The reissue of the Who's rock opera 'Quadrophenia' has been guided by the careful hand and direction of guitarist Pete Townshend. The new version is remastered and features Townshend's demos of each song, as well as extensive liner notes. In a pair of videos, the guitarist shares his methodology behind the reissue.

As he tells Spinner, Townshend was already dipping into the archives for his own personal memoirs, so the first stage required about a month of preparation, then a second month to pen the liner notes and yet another to sort the demos. So, it was by no means a short process. He also oversaw the surround sound mixes and had to "assess and make sense of the demos I put together."

Interestingly enough, Townshend found photos, notes and "sad letters" in the archives. He revealed that the letters reminded him of tough times, saying, "I was having trouble with the guys in the band, particularly (drummer)Keith (Moon)." He also said the letters were not all nice but he needed to "talk honestly about how I felt, whether I was right or wrong."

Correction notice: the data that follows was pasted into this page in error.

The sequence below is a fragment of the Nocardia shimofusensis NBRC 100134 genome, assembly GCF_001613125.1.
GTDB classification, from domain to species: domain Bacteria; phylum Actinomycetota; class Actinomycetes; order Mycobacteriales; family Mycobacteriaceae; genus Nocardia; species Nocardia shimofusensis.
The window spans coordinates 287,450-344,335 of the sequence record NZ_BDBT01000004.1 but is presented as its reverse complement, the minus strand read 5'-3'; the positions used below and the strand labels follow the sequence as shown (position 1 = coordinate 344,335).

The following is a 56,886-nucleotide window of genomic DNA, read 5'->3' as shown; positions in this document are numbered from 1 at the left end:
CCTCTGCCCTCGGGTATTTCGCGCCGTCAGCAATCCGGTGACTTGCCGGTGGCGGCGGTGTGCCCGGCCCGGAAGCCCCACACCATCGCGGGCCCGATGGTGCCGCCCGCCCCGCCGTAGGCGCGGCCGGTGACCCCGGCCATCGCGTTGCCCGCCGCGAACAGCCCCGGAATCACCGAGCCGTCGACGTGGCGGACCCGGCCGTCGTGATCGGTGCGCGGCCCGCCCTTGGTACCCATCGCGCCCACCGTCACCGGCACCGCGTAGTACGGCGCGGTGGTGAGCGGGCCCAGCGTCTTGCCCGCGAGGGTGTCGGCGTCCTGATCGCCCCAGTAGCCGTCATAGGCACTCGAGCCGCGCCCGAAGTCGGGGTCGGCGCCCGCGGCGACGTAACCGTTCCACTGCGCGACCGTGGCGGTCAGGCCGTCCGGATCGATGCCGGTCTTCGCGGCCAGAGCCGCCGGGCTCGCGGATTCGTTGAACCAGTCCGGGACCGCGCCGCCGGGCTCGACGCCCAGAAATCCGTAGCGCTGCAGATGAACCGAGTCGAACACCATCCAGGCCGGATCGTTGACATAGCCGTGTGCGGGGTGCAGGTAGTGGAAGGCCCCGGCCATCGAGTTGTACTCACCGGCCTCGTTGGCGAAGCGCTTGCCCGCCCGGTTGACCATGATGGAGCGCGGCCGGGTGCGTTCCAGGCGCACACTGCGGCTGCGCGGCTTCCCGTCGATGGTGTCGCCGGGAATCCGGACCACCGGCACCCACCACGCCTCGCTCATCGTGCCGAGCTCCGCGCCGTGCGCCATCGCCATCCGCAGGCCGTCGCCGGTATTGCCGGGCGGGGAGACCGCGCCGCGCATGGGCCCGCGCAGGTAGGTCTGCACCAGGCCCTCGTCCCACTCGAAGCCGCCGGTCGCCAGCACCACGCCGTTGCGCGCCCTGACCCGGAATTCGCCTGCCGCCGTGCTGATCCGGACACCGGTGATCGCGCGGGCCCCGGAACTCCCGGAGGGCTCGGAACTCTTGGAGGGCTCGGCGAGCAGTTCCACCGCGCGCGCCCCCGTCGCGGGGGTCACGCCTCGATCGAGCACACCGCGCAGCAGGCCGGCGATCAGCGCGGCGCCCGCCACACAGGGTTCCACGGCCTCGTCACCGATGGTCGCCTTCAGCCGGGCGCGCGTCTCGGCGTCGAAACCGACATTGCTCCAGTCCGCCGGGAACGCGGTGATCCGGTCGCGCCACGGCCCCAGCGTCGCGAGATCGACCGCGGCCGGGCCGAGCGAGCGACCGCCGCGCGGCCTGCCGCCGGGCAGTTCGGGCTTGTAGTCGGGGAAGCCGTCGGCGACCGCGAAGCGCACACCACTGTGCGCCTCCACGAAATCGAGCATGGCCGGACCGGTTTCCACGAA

Townshend also said that after two years of touring, the band was sick of 'Tommy' and he eventually came up with the concept of Jimmy for 'Quadrophenia.' He said that the overarching concept for Jimmy was that "as a boy, he looked at the four members of The Who, and saw himself in them."

Townshend also succinctly summed up what happens when the Who get together in a studio setting. "We catch fire immediately," he said. He paid compliments to his bandmates, heaping high praise on vocalist Roger Daltrey, saying, "His singing is off the map. He was a giant on that record."

Watch Spinner's Pete Townshend Interview (Part I)

Watch Spinner's Pete Townshend Interview (Part II)